Injection site reactions may occur during the administration of Etopophos (see Section 4.8 Adverse Effects (Undesirable Effects)). Given the possibility of extravasation, it is recommended to closely monitor the infusion site for possible infiltration during drug administration. A specific treatment for extravasation reactions is unknown at this time.

Use in renal impairment and use in hepatic impairment.

Etopophos should be given cautiously in individuals with a degree of hepatic and renal dysfunction (see Section 4.2 Dose and Method of Administration).
Reversible cases of acute renal failure have been reported with administration of high dose (2220 mg/m2) Etopophos with total body irradiation used for hematopoietic stem cell transplantation. The Etopophos formulation contains dextran 40, which has been associated with acute renal failure when administered in high doses. Renal function should be evaluated prior to and after etoposide phosphate administration until complete renal function recovery. (See Section 4.8 Adverse Effects (Undesirable Effects).)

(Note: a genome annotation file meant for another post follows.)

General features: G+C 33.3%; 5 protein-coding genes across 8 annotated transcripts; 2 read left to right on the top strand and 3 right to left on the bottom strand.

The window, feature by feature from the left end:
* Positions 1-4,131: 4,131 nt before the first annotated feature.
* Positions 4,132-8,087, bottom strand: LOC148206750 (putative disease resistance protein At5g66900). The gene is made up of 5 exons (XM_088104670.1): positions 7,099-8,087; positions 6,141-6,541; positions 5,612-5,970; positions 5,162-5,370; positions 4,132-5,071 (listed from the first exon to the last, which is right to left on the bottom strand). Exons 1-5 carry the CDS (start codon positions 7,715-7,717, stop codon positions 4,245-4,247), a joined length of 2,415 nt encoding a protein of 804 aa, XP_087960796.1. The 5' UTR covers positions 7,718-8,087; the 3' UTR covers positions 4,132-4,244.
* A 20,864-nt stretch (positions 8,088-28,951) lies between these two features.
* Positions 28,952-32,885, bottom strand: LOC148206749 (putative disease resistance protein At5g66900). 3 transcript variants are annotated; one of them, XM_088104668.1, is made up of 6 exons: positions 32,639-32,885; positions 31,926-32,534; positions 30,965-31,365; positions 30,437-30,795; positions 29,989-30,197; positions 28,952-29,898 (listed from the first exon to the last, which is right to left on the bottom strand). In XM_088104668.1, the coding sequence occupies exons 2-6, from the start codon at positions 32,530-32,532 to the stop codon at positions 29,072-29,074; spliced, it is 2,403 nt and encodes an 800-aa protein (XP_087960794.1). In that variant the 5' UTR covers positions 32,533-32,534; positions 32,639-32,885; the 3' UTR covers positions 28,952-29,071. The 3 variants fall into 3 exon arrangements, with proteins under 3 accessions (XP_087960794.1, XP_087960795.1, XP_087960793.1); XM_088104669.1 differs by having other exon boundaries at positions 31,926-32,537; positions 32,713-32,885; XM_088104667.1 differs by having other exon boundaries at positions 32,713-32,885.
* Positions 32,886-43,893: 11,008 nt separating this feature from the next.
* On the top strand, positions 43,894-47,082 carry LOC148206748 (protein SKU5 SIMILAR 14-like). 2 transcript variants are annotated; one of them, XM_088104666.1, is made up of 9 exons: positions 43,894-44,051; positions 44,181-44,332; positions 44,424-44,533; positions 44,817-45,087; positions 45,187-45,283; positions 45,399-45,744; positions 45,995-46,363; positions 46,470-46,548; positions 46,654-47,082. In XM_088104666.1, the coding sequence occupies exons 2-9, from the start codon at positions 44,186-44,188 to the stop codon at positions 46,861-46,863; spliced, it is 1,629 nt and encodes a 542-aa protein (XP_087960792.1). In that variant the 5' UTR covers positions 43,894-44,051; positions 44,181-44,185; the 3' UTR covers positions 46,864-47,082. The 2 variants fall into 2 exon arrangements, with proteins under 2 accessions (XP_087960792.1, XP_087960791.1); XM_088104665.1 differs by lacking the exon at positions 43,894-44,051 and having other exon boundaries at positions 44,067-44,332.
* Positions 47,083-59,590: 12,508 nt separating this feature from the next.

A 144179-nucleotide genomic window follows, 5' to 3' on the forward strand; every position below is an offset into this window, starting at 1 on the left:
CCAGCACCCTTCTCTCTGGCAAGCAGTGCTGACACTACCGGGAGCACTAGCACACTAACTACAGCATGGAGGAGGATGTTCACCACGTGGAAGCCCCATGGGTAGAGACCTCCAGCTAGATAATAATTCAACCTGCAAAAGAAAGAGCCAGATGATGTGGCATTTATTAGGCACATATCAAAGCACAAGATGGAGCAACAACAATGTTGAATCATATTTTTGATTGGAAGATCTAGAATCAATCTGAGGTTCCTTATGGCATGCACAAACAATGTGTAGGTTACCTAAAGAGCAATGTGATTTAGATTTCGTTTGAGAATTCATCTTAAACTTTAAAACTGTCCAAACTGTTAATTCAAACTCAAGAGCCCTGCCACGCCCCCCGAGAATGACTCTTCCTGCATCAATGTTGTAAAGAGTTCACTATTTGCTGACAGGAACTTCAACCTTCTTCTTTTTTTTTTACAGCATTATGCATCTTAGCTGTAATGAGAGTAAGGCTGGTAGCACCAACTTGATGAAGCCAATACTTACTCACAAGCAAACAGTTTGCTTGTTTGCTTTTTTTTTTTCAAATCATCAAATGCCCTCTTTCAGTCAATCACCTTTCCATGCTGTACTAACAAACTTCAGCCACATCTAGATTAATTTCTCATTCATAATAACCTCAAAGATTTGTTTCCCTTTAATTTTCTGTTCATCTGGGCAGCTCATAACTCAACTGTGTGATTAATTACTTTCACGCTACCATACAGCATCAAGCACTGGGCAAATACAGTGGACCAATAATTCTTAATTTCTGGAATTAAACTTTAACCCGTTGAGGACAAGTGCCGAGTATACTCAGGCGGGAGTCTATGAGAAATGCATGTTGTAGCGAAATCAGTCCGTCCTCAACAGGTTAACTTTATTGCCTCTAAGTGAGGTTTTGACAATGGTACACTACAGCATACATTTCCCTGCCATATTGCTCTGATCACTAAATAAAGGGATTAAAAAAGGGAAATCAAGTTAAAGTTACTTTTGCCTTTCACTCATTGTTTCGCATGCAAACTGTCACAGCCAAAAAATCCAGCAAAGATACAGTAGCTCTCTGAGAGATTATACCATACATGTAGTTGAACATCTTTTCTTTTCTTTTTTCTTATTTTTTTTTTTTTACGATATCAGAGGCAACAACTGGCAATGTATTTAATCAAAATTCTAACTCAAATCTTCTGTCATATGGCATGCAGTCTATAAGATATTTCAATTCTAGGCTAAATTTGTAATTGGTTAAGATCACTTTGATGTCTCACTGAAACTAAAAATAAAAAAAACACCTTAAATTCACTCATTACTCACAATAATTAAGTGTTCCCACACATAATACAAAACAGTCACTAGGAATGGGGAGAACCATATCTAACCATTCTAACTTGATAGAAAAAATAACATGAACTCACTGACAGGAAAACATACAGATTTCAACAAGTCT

In all instances where the use of Etopophos is considered for chemotherapy, the physician must evaluate the need and usefulness of the drug against the risk of adverse reactions. Most such adverse reactions are reversible if detected early. If severe reactions occur, the drug should be reduced in dosage or discontinued and appropriate corrective measures should be taken according to the clinical judgement of the physician. Reinstitution of Etopophos therapy should be carried out with caution, and with adequate consideration of the further need for the drug and alertness as to possible recurrence of toxicity. Patients with low serum albumin may be at increased risk for etoposide associated toxicities.